Mickey Guyton never set out to become the conscience of country music, but that’s just the role she’s stepped into.
The 37-year-old Arlington, Tex., singer-songwriter, has been toiling in the trenches for several years now without a lot of commercial success. Although she signed with Capitol Nashville in 2011, released her first single in 2015 and was nominated for an Academy of Country Music award for New Female Vocalist in 2016, the success she so longed for was always elusive.
But as a Black artist in a genre where people of color — especially women — have never gained a foothold, everything changed a few months ago when the protests over the treatments of Blacks in America came to a head.
Guyton released a song she wrote last year, “Black Like Me,” that describes how it felt to grow up “different” from the other kids on the playground and the challenges that remain today. “It’s a hard life on easy street, just white painted picket fences as far as you can see. If you think we live in the land of the free, you should try to be Black like me,” she sings.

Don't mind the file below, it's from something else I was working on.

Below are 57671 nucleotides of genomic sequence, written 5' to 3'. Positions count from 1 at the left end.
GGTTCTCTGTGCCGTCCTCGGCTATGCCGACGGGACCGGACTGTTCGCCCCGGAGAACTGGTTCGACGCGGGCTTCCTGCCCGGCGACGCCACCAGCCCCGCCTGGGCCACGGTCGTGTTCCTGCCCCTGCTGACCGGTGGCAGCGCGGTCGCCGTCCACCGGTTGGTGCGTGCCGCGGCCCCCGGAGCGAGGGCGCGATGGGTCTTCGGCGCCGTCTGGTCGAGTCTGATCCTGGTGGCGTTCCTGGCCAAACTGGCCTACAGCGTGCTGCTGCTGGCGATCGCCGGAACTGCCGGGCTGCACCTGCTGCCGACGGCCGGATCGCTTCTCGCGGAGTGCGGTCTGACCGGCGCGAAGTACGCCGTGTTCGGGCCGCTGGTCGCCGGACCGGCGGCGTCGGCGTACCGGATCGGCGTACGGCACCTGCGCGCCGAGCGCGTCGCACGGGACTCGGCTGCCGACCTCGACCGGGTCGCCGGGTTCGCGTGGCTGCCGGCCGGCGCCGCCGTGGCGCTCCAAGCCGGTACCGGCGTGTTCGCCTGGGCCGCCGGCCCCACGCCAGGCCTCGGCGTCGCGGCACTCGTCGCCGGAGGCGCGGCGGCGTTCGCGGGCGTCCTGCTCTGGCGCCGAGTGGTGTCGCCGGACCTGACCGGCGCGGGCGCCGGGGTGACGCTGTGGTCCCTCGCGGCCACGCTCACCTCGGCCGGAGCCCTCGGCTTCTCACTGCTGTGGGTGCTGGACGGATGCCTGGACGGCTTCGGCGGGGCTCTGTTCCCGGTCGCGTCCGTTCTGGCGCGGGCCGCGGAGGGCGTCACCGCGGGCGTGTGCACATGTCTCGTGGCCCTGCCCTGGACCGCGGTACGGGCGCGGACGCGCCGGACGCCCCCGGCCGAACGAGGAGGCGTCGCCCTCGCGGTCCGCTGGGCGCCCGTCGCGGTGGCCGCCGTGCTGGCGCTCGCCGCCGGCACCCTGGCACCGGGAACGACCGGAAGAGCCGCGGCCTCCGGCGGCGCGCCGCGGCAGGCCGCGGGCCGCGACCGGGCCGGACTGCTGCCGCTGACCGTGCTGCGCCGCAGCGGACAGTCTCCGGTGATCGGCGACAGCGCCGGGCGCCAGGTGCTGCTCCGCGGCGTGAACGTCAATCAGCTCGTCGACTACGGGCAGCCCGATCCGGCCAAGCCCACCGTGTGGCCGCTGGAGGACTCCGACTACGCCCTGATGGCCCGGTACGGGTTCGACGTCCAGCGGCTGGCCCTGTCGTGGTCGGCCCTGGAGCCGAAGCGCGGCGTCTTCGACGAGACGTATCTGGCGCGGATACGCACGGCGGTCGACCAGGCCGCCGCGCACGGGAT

That song and five others are on Guyton’s EP, “Bridges,” which was released on Sept. 11. The album also features “What Are You Gonna Tell Her?,” another sobering and thought-provoking song that tackles the topic of sexual abuse.
Although there are a couple of upbeat and more lighthearted numbers on the album, it’s these raw message songs that resonate after the music stops.
“I didn’t plan on writing polarizing songs about world events,” Guyton says. “I really wanted to put out fun country songs like everybody else.” But using songwriting as her outlet, she couldn’t turn her back on what was happening outside the country music community.
“Writing songs is therapy for me,” she says, pointing to “Black Like Me” as a prime example. Country music is best known for relating life’s messages through “three chords and the truth,” and for Guyton, “this is my truth,” she says.
After completing the song, she “didn’t know what to do with it,” but after the uprising following the deaths of George Floyd, Breonna Taylor and others, Guyton knew this was the right time to release it.